SPADE: Estimating Cell Type Proportions
Researchers have introduced a new reference-based method, SPADE, for performing cell type deconvolution of spatially resolved transcriptomics data. This method accurately estimates cell type proportions while considering the spatial structure of tissues, which is important for understanding normal tissue function and disease states.
Spatial transcriptomics is a powerful technology that enables the study of gene expression patterns in tissues with unprecedented detail. By identifying the specific location of gene expression, researchers can gain new insights into the complex relationship between gene expression and tissue architecture, which has significant implications for understanding normal tissue function and disease states.
However, current spatial transcriptomics technologies have limitations in yielding cell type-specific information within a tissue region, which prohibits the capture of complete gene expression patterns at single-cell resolution in space. To address this need, several spatially resolved cell type deconvolution methods have been developed, which can accurately estimate cell type proportions at each location.
While these methods are effective in estimating cell type proportions, they do not consider the relationship between spatial information and tissue structure. This is important because spatial structures can have a significant impact on biological functions. Therefore, there is a growing need for methodologies that can accurately depict and describe the spatial patterns of gene expression variations while accounting for the specificity of individual cell types and the tissue structure.
To address this limitation, researchers have now introduced a reference based method, SPADE, for performing cell type deconvolution of spatially resolved transcriptomics data:
The SPADE algorithm defines the cell type deconvolution task as a constrained nonlinear optimization problem that seeks to find the best estimated proportion to minimize the overall relative error between the true gene expression and estimated gene expression with restriction by non-negativity and sum-to-one constraints.
The SPADE method based on transcriptomics data
SPADE is a new reference-based method for performing cell type deconvolution of spatially resolved transcriptomics data. The method defines the cell type deconvolution task as a constrained nonlinear optimization problem that seeks to find the best estimated proportion to minimize the overall relative error between the true gene expression and estimated gene expression with restriction by non-negativity and sum-to-one constraints. SPADE adopts a three-step approach to estimate the cell type proportions within a spatial domain. In the first step, SPADE identifies the spatial domains and domain-specific genes within a tissue. The second step determines the number of cell types present within each domain, and the final step estimates cell type proportions for each spatial domain. SPADE was tested through simulations by comparing it to existing spatial deconvolution methods and applications to public spatial transcriptomics studies in different areas. The results show that SPADE consistently outperformed other methods with the lowest mean absolute deviation, root mean squared error, and the highest correlation across all simulations.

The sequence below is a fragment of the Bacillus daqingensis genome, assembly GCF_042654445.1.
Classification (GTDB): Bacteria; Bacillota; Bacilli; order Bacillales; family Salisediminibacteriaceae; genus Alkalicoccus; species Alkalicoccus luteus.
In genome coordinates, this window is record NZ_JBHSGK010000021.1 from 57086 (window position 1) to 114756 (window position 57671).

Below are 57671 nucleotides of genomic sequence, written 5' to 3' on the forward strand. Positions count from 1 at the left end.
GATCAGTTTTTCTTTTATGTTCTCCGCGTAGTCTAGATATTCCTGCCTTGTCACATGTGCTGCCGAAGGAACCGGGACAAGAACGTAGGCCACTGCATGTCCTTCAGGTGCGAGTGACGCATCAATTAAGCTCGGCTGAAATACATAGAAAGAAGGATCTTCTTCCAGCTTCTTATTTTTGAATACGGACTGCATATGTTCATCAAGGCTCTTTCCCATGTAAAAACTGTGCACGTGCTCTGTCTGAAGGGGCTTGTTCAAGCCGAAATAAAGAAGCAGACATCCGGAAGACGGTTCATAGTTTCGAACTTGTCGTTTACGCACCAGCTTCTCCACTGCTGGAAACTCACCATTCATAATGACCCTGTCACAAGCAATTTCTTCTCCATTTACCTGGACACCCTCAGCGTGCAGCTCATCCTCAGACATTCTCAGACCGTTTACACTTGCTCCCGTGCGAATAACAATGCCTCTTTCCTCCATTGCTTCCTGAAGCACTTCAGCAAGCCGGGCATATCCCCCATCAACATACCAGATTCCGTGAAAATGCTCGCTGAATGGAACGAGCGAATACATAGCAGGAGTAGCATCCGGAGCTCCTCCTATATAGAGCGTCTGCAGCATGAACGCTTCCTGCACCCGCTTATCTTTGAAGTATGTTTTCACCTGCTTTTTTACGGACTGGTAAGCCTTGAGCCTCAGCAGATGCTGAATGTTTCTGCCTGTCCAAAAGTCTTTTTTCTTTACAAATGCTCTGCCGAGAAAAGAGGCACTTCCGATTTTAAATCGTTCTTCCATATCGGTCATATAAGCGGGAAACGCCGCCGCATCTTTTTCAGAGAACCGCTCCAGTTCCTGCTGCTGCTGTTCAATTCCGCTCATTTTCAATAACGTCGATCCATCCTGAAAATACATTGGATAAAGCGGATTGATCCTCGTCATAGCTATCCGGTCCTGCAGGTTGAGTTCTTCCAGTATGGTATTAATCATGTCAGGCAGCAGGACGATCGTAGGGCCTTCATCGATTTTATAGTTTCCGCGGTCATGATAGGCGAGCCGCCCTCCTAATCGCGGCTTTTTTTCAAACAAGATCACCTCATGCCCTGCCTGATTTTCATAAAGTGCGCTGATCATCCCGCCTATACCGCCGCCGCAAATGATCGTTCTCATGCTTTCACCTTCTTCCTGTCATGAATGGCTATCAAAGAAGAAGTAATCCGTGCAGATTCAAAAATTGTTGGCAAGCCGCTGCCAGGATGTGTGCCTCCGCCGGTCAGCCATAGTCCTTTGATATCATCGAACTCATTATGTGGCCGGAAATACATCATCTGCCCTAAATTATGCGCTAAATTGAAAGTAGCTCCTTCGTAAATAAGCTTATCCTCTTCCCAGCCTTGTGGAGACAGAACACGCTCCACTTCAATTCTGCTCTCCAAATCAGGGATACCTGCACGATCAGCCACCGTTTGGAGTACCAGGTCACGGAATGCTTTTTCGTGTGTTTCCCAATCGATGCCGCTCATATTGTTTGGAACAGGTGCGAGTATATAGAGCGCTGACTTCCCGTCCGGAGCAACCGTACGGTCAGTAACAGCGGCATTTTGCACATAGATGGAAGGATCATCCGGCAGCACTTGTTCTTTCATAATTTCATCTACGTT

The authors also discuss the use of spatial transcriptomics and cell type deconvolution to study the development of the embryonic chicken heart. By combining spatially resolved RNA-seq with high-throughput single-cell RNA-seq, researchers were able to investigate the spatiotemporal interactions and regulatory programs driving embryonic chicken heart development. They were able to identify the cell types that were present in each region of the tissue, which provided insights into the biological processes occurring at the cellular level. The study found that the spatial organization of cell types varied across developmental stages and that the correlation between cell types increased over the stages of development. Overall, this study highlights the importance of spatial transcriptomics and cell type deconvolution in understanding the biological significance of tissues and organs.
“Through the application of the SPADE algorithm on chicken heart development data, we acquired insights into the development of specific cell types throughout four stages of ventricular development. These findings provided valuable knowledge basis that can be extrapolated to inform future clinical studies.”